Here is Lafargue on L96 (the referent measures are the wheel diameter, an average of 676mm; and the closest possible front-centre of 583mm):


Last edited by 2500W; 01-22-21 at 07:43 AM. Reason: Look L96, not R564
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Old 01-17-21, 04:55 AM
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Originally Posted by 2500W View Post
French sprinters such as Arnaud Tournant, Gregory Bauge and Quentin Lafargue, all in the range 180-183cm, generally do well on frames of size M, reach 424mm (Look R564) or 427mm (Look R96/&20). Only Quentin Caleyron (188cm) was seen mounted on Look's largest frame.

Here is Lafargue on R564 (the referent measures are the wheel diameter, an average of 676mm; and the closest possible front-centre of 586mm):

Giddeon Massie also rode a LOOK 496 in his prime:



...it was still too small for him. I think he made it work because he seems to have longer legs and a shorter torso instead of a 50/50 build. So, he just jacked up the seat post and moved his saddle back to make space for his legs.

When he returned to track cycling a couple of years ago, he was on a 60cm Felt TK-FRD that fit him a lot better. I know because I spotted the size sticker on his frame from one of his social media posts.

Part of the problem with top riders riding small frames is that that's what bike manufacturers made. When the British made their own frames, Hoy (6' 1"/185cm) rode maybe a 60cm top tube (give or take):



I imagine that this proved to be more aerodynamic with the arms acting as a ramp for the air.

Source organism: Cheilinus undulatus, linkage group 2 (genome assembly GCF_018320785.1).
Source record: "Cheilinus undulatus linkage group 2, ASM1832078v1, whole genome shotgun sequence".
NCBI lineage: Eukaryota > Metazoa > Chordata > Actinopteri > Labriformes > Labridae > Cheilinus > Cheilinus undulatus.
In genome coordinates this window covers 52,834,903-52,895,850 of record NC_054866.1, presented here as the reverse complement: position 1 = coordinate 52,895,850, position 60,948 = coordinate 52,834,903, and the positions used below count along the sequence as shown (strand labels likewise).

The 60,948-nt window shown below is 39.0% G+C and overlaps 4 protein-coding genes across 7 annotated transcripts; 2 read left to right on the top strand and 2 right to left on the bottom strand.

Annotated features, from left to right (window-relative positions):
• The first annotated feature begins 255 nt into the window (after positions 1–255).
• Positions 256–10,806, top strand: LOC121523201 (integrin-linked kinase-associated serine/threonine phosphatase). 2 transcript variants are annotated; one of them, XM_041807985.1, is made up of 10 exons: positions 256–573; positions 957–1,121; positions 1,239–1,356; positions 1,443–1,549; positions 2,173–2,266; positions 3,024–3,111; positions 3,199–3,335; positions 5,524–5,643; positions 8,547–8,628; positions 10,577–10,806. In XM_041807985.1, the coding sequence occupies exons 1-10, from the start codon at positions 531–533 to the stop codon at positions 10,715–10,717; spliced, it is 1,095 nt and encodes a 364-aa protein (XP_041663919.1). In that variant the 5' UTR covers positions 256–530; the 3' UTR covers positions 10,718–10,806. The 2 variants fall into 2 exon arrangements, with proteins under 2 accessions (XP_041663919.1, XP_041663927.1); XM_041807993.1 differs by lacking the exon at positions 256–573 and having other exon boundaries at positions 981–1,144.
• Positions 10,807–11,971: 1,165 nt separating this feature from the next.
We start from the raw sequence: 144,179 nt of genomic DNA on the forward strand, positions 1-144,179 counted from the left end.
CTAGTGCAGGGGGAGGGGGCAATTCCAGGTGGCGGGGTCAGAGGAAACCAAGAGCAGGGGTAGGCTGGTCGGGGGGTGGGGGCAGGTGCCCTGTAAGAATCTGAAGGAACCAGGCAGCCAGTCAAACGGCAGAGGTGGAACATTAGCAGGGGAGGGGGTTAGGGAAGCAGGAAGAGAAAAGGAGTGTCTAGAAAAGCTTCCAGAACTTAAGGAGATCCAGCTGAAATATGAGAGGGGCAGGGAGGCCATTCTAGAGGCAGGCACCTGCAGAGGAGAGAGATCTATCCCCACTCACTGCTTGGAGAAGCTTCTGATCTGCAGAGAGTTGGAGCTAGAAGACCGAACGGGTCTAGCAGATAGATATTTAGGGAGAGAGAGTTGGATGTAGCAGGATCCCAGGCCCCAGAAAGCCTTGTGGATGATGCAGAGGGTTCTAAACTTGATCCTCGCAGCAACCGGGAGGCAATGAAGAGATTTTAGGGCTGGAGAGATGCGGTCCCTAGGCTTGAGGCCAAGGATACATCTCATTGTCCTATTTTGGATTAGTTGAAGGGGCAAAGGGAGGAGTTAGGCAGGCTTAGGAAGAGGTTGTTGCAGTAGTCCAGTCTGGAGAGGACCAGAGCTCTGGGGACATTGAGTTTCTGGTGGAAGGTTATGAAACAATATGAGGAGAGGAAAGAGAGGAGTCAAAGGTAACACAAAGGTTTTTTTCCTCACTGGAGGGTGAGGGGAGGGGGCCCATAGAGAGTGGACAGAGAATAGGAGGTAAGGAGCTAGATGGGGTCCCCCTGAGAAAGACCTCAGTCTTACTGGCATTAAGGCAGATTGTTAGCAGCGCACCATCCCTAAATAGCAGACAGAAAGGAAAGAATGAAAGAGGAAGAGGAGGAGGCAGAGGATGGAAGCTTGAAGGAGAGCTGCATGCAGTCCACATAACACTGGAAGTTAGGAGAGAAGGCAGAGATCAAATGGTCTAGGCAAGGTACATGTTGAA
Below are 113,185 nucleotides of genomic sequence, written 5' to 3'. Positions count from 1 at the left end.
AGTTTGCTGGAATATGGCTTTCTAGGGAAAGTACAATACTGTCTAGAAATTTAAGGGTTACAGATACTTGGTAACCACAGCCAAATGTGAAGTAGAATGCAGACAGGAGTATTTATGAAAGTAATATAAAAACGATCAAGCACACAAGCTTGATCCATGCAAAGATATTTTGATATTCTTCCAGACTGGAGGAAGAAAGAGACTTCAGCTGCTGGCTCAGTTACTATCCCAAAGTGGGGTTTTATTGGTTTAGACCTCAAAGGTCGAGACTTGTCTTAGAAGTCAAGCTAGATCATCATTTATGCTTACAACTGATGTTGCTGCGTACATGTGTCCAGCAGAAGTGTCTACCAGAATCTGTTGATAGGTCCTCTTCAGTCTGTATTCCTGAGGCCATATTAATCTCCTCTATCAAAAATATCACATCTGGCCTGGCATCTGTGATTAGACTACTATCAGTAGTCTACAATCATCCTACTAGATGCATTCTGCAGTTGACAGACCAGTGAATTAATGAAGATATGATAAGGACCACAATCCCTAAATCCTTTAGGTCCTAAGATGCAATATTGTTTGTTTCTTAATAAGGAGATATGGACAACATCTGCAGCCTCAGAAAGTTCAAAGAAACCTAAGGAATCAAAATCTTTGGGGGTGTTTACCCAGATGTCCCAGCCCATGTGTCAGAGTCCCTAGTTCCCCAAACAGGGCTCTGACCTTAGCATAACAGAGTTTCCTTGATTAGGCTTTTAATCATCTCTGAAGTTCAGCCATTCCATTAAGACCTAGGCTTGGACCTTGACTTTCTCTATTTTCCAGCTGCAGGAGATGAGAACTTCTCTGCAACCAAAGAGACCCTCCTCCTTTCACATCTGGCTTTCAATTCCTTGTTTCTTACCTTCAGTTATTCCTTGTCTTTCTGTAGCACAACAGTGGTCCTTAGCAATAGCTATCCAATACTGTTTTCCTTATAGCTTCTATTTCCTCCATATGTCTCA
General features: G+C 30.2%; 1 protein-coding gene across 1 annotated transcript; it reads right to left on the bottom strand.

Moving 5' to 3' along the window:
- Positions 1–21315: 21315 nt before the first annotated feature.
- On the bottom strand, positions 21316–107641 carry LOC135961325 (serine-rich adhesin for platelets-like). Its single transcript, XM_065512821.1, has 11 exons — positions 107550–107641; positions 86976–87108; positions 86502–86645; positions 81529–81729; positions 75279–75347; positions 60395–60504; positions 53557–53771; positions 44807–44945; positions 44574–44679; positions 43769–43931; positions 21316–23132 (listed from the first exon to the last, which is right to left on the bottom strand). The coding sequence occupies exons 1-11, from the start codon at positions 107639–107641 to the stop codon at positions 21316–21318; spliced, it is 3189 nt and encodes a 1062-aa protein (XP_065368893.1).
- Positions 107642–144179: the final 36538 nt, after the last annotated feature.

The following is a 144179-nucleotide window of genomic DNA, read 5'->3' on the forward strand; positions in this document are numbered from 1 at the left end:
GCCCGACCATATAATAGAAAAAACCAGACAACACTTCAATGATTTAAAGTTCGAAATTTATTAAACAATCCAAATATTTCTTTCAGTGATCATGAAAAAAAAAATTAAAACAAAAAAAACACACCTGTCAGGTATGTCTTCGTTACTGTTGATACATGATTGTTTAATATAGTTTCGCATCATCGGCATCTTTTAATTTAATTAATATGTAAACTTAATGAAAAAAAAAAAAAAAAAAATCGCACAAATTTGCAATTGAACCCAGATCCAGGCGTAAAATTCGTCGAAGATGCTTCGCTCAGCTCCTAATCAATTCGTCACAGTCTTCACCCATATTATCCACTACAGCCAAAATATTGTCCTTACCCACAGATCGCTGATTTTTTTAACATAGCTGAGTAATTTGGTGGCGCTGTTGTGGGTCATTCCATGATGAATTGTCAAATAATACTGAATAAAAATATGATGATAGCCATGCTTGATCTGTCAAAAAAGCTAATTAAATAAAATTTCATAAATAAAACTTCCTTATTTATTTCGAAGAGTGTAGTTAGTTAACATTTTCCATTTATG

Last edited by carleton; 01-17-21 at 05:01 AM.
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Old 01-17-21, 04:59 AM
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Also, when Hoy started his bike company, his top entry/mid level "Fiorenzuola" frame came in size 60 or 61. Soon after, Felt offered the TK-FRD in 60cm.

I think manufacturers caught on.
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Old 01-17-21, 05:13 AM
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Here's one of Hoy's early UKSI bikes.



Look at the reach on those bars...trying to stretch out to get the body in the correct position.
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Old 01-17-21, 08:07 AM
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Lutz Hesslich, his son and his winning Textima of 1980s. He once rode a match sprint in 9.98 s. Some interesting geometry numbers I extracted include a 439mm reach at a 554mm stack and a 608 mm front-centre, i.e. pretty longer than traditional Italian-Japanese geometry. Now, Lutz only expressed regret for "completely nonsensical gears, with a cadence of up to 170rpm" they use in 80s (an article in German >>).

I am very impressed by new track geometry consistently presented by Look, Koga, BT, and Argon 18, especially in their elite models. I was eager to buy an aluminium frameset that resembles this geometry such as Fuji Elite (cons., complete bike only), Thunderdome (complete, currently not available in Europe), or Jorbi Omnium Al (they did not respond, now doubled the price, and no info on loading it with a 117-kg rider).